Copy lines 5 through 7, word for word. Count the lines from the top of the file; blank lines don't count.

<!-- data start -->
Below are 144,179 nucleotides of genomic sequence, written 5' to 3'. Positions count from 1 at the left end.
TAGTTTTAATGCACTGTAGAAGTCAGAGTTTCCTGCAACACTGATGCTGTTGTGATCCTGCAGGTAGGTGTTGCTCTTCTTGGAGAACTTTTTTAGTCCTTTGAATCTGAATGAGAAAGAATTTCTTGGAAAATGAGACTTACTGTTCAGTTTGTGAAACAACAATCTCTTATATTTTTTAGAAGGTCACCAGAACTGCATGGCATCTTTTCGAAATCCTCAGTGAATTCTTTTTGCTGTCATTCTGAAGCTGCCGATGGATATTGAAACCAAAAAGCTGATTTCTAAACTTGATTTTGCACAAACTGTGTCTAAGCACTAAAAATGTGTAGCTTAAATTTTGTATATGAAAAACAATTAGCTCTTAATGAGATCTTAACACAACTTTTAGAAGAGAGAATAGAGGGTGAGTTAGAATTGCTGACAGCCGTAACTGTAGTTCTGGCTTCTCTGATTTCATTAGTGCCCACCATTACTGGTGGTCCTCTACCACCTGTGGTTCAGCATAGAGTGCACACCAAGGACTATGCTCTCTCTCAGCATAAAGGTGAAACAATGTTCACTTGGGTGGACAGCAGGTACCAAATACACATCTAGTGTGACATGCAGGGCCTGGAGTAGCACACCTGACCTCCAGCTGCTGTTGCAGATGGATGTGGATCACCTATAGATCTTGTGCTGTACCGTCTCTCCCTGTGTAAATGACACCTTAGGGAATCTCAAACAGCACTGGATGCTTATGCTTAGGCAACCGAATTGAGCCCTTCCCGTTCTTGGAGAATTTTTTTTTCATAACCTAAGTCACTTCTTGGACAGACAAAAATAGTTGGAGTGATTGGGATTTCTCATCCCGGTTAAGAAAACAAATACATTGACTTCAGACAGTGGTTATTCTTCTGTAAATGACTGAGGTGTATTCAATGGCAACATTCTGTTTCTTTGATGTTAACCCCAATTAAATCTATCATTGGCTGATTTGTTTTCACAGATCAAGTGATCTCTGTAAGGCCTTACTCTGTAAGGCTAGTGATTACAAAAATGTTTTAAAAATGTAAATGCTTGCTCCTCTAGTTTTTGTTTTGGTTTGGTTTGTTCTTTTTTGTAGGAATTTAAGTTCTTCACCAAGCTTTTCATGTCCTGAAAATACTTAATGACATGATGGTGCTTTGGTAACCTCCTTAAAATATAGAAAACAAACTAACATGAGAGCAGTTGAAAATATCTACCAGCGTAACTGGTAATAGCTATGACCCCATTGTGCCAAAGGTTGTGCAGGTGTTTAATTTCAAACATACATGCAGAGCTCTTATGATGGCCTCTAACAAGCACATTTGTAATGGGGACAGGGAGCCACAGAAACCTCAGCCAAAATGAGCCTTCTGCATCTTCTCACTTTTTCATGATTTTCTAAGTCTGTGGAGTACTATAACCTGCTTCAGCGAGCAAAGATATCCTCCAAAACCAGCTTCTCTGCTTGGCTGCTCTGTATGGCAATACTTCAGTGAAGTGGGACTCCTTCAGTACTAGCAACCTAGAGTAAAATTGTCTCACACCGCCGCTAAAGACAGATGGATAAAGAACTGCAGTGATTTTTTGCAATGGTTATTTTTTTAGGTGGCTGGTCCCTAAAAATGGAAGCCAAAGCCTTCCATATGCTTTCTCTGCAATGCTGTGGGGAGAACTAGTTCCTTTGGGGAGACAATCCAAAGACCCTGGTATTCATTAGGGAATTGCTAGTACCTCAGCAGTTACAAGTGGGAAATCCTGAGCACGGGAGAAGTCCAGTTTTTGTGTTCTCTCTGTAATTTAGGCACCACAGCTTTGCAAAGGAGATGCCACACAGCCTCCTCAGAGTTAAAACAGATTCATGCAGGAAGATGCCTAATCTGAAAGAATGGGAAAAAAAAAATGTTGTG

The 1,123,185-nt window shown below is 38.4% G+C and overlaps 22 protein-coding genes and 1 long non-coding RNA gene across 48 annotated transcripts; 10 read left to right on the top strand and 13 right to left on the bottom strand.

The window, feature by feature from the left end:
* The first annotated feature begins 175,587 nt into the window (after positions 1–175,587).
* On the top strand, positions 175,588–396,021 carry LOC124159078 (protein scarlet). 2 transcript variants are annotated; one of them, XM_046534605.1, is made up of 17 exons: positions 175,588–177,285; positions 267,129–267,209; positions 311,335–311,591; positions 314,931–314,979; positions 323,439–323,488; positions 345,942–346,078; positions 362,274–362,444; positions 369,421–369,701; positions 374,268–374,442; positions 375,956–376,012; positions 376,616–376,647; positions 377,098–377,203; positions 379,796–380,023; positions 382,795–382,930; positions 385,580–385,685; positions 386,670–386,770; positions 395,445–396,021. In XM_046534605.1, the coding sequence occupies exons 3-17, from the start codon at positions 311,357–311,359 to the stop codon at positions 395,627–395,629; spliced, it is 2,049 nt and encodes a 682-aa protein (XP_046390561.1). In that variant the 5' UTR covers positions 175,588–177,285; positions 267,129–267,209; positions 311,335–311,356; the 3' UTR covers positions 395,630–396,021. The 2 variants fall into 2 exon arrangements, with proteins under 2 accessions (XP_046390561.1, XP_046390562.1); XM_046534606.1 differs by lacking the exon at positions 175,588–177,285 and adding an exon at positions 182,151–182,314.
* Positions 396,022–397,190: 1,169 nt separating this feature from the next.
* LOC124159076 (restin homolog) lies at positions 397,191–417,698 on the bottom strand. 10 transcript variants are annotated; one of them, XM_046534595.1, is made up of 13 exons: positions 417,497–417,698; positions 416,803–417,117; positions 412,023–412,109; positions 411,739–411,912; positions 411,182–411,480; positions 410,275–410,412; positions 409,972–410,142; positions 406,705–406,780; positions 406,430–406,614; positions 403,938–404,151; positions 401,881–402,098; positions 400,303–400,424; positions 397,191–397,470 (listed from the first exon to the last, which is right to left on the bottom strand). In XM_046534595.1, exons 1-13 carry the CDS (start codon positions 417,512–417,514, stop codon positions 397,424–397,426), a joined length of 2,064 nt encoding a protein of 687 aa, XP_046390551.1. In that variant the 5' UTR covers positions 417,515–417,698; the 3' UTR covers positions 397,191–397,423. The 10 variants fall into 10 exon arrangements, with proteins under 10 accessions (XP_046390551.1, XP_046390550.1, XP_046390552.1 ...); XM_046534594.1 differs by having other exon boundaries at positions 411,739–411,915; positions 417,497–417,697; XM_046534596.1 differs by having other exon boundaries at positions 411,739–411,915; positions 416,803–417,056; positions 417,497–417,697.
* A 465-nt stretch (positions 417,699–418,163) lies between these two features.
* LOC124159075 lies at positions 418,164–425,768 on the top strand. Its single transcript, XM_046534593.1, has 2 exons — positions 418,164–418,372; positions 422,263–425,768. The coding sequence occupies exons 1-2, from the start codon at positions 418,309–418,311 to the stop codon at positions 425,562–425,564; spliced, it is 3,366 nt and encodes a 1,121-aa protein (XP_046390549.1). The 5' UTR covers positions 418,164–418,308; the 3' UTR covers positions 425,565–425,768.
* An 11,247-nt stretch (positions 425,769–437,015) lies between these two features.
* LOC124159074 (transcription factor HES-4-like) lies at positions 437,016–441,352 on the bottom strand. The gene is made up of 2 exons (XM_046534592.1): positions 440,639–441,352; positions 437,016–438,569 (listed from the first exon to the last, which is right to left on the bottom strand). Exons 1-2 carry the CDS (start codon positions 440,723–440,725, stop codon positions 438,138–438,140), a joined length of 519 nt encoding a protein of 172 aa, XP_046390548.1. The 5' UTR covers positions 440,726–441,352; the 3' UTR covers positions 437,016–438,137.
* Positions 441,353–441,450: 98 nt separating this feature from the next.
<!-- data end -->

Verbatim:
* The first annotated feature begins 175,587 nt into the window (after positions 1–175,587).
* On the top strand, positions 175,588–396,021 carry LOC124159078 (protein scarlet). 2 transcript variants are annotated; one of them, XM_046534605.1, is made up of 17 exons: positions 175,588–177,285; positions 267,129–267,209; positions 311,335–311,591; positions 314,931–314,979; positions 323,439–323,488; positions 345,942–346,078; positions 362,274–362,444; positions 369,421–369,701; positions 374,268–374,442; positions 375,956–376,012; positions 376,616–376,647; positions 377,098–377,203; positions 379,796–380,023; positions 382,795–382,930; positions 385,580–385,685; positions 386,670–386,770; positions 395,445–396,021. In XM_046534605.1, the coding sequence occupies exons 3-17, from the start codon at positions 311,357–311,359 to the stop codon at positions 395,627–395,629; spliced, it is 2,049 nt and encodes a 682-aa protein (XP_046390561.1). In that variant the 5' UTR covers positions 175,588–177,285; positions 267,129–267,209; positions 311,335–311,356; the 3' UTR covers positions 395,630–396,021. The 2 variants fall into 2 exon arrangements, with proteins under 2 accessions (XP_046390561.1, XP_046390562.1); XM_046534606.1 differs by lacking the exon at positions 175,588–177,285 and adding an exon at positions 182,151–182,314.
* Positions 396,022–397,190: 1,169 nt separating this feature from the next.